Brad Cloepfil's Allied Works has spawned a generation of promising Portland architects.

BRIAN LIBBY - Portland Architecture critic Brian Libby

The Portland Art Museum’s new exhibit tracing the career of local architect Brad Cloepfil and his award-winning firm, Allied Works, is not your average museum exhibit of architecture. It’s a lot more than models sitting on pedestals and a few pretty pictures on the wall. Instead, filled with study models and conceptual drawings affixed to a custom-fabricated array of wood boxes, it recalls the 17th Century notion of museum as Cabinet of Curiosities. The exhibit, called “Case Work: Studies in Form, Space & Construction by Brad Cloepfil/Allied Works Architecture,” is also a window into the firm’s design process, where the right building often requires countless iterations.

Over the past 15 years, Cloepfil has become the most acclaimed Portland architect of his generation, with a host of prestigious commissions across the country and a particular flair for major art museums, including the Museum of Arts & Design in New York, the Contemporary Art Museum St. Louis, an expansion of the Seattle Art Museum, and what may be Allied Works’ crowning glory, the magnificent Clyfford Still Museum in Denver. Showing the influence of legendary 20th century modernist architects like Louis Kahn (Cloepfil studied under one of Kahn’s disciples, Thomas Hacker, at the University of Oregon), the firm creates a visual poetry of wood, concrete and most of all glass, able to create veritable secular cathedrals for clients like ad agency Wieden & Kennedy and the Pacific Northwest College of Art. Cloepfil is equally adept at creating jewel-like houses, transcending scale with a restrained but confident touch.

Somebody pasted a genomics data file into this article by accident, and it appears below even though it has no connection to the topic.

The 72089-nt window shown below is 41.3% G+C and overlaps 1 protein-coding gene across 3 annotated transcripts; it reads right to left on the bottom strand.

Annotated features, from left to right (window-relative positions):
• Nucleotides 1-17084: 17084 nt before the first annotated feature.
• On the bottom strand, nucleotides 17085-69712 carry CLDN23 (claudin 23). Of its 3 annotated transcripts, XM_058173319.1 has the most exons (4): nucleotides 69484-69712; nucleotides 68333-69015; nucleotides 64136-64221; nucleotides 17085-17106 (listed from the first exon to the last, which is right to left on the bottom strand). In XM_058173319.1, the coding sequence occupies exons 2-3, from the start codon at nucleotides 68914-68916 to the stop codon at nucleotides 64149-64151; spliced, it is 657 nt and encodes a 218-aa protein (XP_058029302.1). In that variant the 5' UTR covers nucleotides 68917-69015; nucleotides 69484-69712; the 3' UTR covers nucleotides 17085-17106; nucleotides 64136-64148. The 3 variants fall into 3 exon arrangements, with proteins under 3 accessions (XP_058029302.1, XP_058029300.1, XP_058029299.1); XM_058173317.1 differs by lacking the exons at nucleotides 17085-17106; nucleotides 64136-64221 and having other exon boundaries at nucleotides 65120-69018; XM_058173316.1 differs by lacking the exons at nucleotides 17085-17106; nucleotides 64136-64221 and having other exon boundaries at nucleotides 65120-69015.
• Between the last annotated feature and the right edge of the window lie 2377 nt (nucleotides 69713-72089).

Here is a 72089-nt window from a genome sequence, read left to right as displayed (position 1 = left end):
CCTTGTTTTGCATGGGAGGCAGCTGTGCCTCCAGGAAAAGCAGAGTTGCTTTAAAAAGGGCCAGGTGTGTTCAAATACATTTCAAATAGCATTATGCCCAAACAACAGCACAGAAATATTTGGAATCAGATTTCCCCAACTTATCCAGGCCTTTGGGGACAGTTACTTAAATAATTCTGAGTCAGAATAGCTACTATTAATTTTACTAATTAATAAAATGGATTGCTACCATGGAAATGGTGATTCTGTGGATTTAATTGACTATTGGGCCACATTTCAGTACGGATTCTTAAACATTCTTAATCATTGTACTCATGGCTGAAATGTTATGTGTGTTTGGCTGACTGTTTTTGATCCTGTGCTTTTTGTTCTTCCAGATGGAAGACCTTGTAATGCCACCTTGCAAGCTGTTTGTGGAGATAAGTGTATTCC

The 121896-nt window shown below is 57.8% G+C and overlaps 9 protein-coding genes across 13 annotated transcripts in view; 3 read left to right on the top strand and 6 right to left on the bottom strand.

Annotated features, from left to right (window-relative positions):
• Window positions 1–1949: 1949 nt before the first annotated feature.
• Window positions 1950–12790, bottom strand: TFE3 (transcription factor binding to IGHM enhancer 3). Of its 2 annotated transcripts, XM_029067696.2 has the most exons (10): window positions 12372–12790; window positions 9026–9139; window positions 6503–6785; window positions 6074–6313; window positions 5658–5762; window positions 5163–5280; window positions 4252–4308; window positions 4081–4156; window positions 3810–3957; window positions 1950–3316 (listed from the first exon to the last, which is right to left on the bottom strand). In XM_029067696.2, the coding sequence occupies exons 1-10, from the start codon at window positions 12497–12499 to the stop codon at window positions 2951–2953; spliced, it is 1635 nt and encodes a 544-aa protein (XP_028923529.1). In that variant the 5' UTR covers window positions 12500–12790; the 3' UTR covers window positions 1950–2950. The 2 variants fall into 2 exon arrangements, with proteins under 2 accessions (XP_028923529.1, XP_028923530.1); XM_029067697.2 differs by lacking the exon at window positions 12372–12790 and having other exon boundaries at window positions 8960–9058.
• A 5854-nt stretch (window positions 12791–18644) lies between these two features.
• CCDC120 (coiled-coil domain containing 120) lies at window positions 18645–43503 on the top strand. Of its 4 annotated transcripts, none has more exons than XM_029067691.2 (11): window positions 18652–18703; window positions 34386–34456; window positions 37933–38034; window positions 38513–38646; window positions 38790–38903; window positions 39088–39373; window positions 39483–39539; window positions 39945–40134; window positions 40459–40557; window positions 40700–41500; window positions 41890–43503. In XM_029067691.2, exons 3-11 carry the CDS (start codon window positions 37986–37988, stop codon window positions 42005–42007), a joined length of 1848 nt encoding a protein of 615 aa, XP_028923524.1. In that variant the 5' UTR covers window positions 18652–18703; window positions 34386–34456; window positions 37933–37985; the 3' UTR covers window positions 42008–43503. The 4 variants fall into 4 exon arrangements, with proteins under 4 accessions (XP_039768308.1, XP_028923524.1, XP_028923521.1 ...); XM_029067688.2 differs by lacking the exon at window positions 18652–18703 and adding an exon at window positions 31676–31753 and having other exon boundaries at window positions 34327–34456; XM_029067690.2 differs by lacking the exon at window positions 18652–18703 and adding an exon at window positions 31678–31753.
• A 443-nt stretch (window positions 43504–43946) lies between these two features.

Minimalism with maximum influence

For all the wonder of those projects, or other local examples like the Sokol Blosser Winery tasting room and the exquisitely minimalist 2281 Glisan building, what may be one of Cloepfil’s greatest contributions to Oregon architecture may be the array of excellent architecture firms that have been started in the past few years by former Allied Works employees.

Perhaps the city’s most imaginative creator of modern houses, Ben Waechter, worked under Cloepfil before going on to win a string of design awards. So too did architect Thomas Robinson, whose firm, Lever Architecture, is gaining international press and notoriety for innovating with a new generation of timber-framed skyscrapers. Doug Skidmore and Heidi Beebe, both of whom worked at Allied before starting their eponymous firm, Beebe Skidmore, which recently saw completion of a new headquarters for advertising agency Swift that successfully fuses a gritty existing Slabtown warehouse with light-filled glassy architecture. And Corey Martin, another former Cloepfil disciple, has breathed new creative life into one of the city’s most acclaimed designers of libraries, churches and other public buildings, Hacker Architects.

Given how the firm has done its best work mostly out of town, I’d love to see Allied Works get more commissions here in Portland. A Portland Art Museum expansion, anyone? But even if that or another major public building doesn’t happen, Cloepfil’s presence has made a big impact on Portland’s built environment in more ways than just physically. Cool as this Cloepfil exhibit may be, our design community’s greatest currency is its spirit of collaboration and mentorship.

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